• Taft fathead , brain of a guinea pig
  • Woodrow Wilson endorsed a progressive platform
    called the New Freedom, it demanded
  • 1. Stronger Antitrust legislation
  • 2. Banking reform
  • 3. Reduced Tariffs
  • Wilson won with a 42 popular vote.

51
What aided Woodrow Wilson the MOST in the
presidential campaign?
  1. His new ideas
  2. His popularity with the people
  3. The bickering going on between Roosevelt and Taft
  4. All of the above

52
Section 5 Objectives
  • By the end of this lesson, I will be able to
  • 1. Describe Woodrow Wilsons background and the
    progressive reforms of his presidency.
  • 2. List the steps leading to women suffrage.
  • 3. Explain the limits of Wilsons progressivism.

53
Section 5 Wilsons New Freedom
  • Main Idea Woodrow Wilson established a strong
    reform agenda as a progressive leader.
  • Why it Matters Now The passage of the 19th
    Amendment during Wilsons administration granted
    women the right to vote.
  • Key Terms
  • Clayton Antitrust Act
  • Federal Trade Commission (FTC)
  • Key Terms
  • Federal Reserve System
  • 19th Amendment

54
Wilson Wins Financial Reforms
  • Woodrow Wilson
  • Grew up in the south
  • Professor then President at Princeton
  • Governor of New Jersey 1910
  • Supported Progressive Reforms
  • was a progressive president
  • New Freedom
  • Triple Attack Trusts, tariffs, high finances
  • Attacked Big Businesses
  • He aimed to give greater power to average
    citizens
  • He grew up in the South, which affected his
    ability to use federal power to help civil
    rights.

55
Clayton Antitrust Act
  • Legal approach to strengthen the Sherman
    Antitrust Act of 1890.
  • Spelled out a series of illegal practices
  • Selling at a lass to undercut competitors
  • prohibited corporations from acquiring stock of
    another if doings so would create a monopoly
  • Labor unions and farm organizations could legally
    form
  • Cannot charge strikers unless they caused damage

56
Federal Trade Commission
  • Federal Trade commission
  • Administrative approach to attack businesses
  • Watchdog agency
  • Power to investigate possible violations of
    regulatory statutes to
  • require periodic reports from corporations
  • End number of unfair business practices
  • FTC investigated over 400 companies

57
Tax Systems
  • Underwood Act (Underwood-Simmons Tariff)
  • Lower tariffs
  • Tariff tax on imports
  • House quickly passed the bill, Senate eventually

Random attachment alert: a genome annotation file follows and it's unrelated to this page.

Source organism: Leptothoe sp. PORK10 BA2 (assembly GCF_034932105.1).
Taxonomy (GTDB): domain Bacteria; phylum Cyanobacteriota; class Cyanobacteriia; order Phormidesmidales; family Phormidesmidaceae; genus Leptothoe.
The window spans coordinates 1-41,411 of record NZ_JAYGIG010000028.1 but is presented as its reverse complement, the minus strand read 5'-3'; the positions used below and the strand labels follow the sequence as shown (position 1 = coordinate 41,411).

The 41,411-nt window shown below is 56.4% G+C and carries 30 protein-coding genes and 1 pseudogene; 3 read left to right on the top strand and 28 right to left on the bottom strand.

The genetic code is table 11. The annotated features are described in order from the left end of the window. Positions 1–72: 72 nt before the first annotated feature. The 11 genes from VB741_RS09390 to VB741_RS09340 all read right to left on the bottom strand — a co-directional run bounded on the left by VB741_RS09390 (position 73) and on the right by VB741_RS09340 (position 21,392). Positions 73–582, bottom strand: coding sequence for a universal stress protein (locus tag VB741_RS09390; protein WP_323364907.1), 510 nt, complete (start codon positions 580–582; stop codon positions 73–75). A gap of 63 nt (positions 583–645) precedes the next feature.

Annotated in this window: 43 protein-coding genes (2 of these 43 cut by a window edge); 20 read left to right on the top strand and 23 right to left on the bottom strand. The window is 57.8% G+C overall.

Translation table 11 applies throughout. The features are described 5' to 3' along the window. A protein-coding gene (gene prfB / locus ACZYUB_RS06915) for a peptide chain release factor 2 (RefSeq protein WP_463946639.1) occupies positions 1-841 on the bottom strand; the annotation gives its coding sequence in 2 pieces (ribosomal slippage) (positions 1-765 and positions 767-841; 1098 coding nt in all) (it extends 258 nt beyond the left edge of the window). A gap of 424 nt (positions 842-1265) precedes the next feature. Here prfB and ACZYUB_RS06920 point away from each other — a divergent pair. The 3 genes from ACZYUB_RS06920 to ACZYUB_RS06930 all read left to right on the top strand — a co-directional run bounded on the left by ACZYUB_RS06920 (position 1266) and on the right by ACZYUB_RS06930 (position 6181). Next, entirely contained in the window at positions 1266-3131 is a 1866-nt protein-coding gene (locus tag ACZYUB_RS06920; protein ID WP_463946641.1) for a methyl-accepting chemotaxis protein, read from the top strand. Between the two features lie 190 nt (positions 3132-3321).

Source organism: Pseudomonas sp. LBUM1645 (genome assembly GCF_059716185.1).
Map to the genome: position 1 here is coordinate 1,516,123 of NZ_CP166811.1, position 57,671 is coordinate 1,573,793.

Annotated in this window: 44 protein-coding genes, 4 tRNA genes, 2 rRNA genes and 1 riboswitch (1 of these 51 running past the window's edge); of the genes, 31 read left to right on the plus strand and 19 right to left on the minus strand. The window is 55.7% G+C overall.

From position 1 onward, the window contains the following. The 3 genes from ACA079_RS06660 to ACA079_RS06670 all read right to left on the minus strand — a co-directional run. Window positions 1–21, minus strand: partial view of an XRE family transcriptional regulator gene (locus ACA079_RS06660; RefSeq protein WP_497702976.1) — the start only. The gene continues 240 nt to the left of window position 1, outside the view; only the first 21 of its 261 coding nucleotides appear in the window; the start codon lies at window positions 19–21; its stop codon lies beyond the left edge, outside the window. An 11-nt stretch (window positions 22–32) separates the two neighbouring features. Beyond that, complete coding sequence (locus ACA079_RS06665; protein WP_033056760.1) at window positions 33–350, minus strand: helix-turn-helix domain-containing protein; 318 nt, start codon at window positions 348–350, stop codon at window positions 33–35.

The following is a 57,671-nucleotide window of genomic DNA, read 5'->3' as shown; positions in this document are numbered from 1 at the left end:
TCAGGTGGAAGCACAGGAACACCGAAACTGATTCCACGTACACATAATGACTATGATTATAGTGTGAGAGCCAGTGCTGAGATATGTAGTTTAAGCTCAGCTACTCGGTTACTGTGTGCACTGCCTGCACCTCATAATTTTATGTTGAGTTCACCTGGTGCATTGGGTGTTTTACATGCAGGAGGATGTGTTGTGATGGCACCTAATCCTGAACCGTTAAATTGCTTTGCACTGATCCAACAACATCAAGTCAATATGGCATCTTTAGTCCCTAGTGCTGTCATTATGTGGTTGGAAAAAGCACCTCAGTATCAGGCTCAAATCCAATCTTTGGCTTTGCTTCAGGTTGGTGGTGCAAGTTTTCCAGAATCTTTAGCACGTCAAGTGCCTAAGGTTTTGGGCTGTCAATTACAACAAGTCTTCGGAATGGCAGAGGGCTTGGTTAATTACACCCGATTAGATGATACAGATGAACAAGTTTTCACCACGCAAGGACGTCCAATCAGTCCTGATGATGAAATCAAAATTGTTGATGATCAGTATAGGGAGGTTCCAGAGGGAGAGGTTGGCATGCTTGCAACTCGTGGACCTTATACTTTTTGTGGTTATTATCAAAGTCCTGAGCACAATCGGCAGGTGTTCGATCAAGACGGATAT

passed the bill with revisions
  • Now called the Underwood-Simmons Tariff)
  • Federal Income Tax
  • 16th Amendment
  • Legalized federal income tax
  • Graduated Income Rates
  • Higher earnings higher taxes
  • Lower earnings lower taxes

58
Federal Reserve System
  • Now financial reform was on the table
  • Currency and Banking Reform
  • Credit and money supply had to keep pace with the
    economy.
  • Federal Reserve Act of 1913
  • Wilsons greatest piece of legislation
  • The Federal Reserve System was put into action.
  • It created a network of banks
  • 12 sections Regional Banks
  • Issue currency in emergency situations
  • provide loans to private banks
  • This system still serves as the basis of our
    nations banking system.

Federal Reserve Building
59
How the War Helped
  • America became involved in WW I.
  • Patriotic women headed committees
  • Carrie Catt NAWSA President
  • Peaceful, political organizations
  • Lucy Burns picked around the White House
  • Alice Paul formed radical suffrage
    organizations
  • Womens War Efforts
  • They knitted socks for soldiers
  • Sold liberty bonds
  • In 1919, Congress finally passed the 19th
    Amendment granted women the right to vote.
  • It had only taken 72 yrs (Seneca Falls Convention
    of 1848 was when they first tried)

60
Limits of Progressivism
  • Wilson created a lot of reform policies
  • Failed to create enough social reforms
  • African American reform
  • Disappointed supporters throughout America
  • Wilson placed segregationists in the federal
    government
  • Like Roosevelt and Taft, Wilson retreated on
    Civil Rights when he entered office.
  • Did not favor anti lynching laws or segregation
    laws
  • state issue
  • Navy do away with common drinking fountains and
    towels
  • Segregated facilities were just
  • the colored men who voted and worked for you in
    the belief that their status as African citizens
    was safe in your hands are deeply cast down

The KKK reached a membership of 4.5 million in
the 1920s
61
End of Progressive Movement
  • WWI on the horizon
  • theres no chance of progress and reform in an
    administration in with war plays the principal
    part.
  • WWI 1914
  • US gets involved in WWI April 2 1917